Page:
A HAMMANSKRAAL family has decried having to watch their relative slowly deteriorate until her death following a Cholera infection, while various governmental entities who promised to support victims of the outbreak were nowhere to be seen.
Just this past weekend, the family of Paulina Tlhabi laid her to rest after she battled to recover from contracting cholera in May following the outbreak of the virus in the community north of Pretoria.
Her sister Mmabatho Kekana said Tlhabi was initially admitted to Jubilee Hospital on May 29 after contracting cholera, where she spent three weeks until she was discharged on June 24.
Upon her discharge, Kekana said her usually bubbly and healthy sister could no longer walk or perform any basic functions, much to their concern.
"When she went in she could walk and do a lot for herself even though she was weak, but when she returned she would just stare at us and couldn’t walk any more. The social workers came when she was in the hospital, and they even promised us that they would come back, but they never did."
After being home for almost two weeks, the family said they decided to take Tlhabi back to the Jubilee Hospital as her condition had deteriorated with her not only being unable to walk, but she could not move, talk or even eat anything.
"We went to check up on her in hospital after a few days only to find she was not getting any better. When we asked the staff they said they did not know what to do, and to give them permission instead to transfer her to the Dr George Mukhari Academic Hospital."
Kekana said the family urged the hospital not to delay and transfer Tlhabi as soon as possible, however, they alleged they were informed this would take a few days.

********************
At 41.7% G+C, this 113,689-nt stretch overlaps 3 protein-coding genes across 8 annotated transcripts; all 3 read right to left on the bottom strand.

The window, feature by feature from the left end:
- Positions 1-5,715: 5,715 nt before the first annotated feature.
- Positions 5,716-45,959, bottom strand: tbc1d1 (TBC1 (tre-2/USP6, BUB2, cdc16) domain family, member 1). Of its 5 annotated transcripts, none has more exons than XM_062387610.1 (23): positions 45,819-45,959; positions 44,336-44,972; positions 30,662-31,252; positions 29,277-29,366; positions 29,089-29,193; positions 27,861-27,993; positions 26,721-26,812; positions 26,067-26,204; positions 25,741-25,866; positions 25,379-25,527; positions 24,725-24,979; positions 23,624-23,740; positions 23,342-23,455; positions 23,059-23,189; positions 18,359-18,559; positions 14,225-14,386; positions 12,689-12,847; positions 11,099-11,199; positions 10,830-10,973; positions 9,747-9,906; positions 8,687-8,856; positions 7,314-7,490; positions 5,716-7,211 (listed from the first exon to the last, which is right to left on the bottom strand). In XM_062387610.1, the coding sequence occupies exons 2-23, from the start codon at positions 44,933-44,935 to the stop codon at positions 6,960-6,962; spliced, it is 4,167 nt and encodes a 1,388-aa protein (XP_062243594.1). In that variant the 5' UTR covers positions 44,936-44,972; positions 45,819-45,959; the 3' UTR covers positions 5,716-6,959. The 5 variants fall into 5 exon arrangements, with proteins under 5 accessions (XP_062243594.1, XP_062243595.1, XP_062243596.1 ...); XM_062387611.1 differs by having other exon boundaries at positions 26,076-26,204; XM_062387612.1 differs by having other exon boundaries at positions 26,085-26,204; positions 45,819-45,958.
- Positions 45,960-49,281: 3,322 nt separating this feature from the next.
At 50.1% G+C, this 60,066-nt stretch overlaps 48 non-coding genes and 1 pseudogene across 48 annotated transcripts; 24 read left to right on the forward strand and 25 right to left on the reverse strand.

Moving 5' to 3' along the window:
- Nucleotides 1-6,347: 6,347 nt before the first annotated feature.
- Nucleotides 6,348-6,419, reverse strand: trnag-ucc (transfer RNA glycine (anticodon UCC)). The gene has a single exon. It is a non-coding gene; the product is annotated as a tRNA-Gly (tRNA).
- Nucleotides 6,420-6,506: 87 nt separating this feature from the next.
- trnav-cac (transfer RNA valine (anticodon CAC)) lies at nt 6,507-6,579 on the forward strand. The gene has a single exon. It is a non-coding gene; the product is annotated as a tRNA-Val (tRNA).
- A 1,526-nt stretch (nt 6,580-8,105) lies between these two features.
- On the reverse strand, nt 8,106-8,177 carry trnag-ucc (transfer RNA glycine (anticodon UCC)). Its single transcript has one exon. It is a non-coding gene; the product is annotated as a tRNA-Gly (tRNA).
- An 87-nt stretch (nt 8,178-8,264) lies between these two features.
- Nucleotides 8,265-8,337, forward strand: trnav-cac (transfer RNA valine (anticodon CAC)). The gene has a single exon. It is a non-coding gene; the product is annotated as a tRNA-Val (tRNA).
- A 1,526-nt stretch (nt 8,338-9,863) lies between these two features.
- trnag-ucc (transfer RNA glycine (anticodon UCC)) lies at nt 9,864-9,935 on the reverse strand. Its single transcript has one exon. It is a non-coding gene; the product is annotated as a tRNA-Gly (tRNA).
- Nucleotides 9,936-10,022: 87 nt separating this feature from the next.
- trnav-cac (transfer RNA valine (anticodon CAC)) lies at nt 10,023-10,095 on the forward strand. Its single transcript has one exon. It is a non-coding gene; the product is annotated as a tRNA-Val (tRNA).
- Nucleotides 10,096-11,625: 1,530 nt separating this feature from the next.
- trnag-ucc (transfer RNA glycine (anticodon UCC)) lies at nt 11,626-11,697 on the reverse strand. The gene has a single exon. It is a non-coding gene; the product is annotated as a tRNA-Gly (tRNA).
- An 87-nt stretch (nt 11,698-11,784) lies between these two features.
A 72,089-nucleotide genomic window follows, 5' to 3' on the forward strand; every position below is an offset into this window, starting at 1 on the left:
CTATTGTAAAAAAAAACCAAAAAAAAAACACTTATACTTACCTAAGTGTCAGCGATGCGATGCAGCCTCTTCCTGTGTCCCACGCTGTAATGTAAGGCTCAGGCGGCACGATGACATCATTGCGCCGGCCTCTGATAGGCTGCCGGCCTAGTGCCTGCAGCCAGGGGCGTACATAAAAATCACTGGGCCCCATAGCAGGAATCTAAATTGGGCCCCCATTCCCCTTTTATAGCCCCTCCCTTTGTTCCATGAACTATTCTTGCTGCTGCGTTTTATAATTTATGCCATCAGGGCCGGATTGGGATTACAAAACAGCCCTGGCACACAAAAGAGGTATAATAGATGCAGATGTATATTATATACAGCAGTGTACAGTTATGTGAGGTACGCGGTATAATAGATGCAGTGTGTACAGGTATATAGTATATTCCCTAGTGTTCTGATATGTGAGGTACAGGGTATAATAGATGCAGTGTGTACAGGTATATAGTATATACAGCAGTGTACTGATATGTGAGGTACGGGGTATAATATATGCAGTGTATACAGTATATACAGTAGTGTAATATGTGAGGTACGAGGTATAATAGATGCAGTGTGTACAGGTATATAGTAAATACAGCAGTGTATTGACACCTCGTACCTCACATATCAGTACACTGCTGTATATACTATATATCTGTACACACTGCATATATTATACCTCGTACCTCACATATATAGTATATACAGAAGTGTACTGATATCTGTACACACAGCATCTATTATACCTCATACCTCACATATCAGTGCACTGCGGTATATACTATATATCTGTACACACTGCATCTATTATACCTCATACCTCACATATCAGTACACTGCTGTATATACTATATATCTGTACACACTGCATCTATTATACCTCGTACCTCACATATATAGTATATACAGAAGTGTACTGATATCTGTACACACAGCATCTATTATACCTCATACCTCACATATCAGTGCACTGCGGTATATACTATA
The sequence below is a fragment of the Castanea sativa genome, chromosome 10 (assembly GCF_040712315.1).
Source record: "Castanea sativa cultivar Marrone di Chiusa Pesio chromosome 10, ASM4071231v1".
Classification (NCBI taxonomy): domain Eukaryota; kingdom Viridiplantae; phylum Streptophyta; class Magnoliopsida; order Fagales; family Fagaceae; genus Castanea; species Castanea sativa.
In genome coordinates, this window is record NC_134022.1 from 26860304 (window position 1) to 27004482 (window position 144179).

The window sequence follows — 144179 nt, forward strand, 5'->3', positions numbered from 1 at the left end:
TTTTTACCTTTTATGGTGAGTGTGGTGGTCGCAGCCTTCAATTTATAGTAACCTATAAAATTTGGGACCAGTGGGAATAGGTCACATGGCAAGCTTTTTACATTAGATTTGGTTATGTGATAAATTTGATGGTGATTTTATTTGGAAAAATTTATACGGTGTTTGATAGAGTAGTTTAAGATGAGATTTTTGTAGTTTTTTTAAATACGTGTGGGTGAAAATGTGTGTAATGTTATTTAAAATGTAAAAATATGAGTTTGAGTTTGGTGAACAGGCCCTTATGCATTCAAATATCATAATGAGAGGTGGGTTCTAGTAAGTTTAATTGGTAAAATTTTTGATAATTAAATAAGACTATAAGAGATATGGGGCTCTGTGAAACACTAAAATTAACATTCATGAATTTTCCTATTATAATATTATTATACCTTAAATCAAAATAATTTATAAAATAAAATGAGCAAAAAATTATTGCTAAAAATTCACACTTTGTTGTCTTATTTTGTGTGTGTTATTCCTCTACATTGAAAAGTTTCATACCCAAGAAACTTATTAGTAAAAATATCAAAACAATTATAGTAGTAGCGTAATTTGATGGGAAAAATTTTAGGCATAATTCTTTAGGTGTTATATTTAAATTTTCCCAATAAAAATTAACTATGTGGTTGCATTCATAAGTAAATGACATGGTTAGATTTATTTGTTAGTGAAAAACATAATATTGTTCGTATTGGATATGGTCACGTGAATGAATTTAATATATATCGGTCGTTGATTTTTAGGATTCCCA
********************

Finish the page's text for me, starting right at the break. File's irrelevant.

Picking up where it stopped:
Unfortunately, her transfer did not take place in time and the family said they were informed on September 30 that she had died.
"We’re not saying she was not supposed to die because she was old and sick, but no one came to support us. No one told us how much worse she would be or even offer us any form of counselling or support.
"As a family, we feel that the government and the Tshwane Municipality failed us. They promised to come but no one turned up until she died, and it’s hard for us to make peace with this," Kekana added.
On May 31, Health Minister Joe Phaahla confirmed 99 cases of cholera and 23 deaths had been recorded in Hammanskraal, Pretoria, which became the epicentre of the cholera outbreak.
While an independent investigation into the source of the outbreak found high levels of E. coli in nearby rivers which indicated the presence of faecal matter, the source of the cholera outbreak remained unclear.
Numerous stakeholders from the City of Tshwane, Department of Health, Water and Sanitation, Gauteng Human Settlements, and even President Cyril Ramaphosa visited the area in the days following the escalating numbers of infections in the community.
Attempts to get comment from the Health Department were unsuccessful by the time of publication.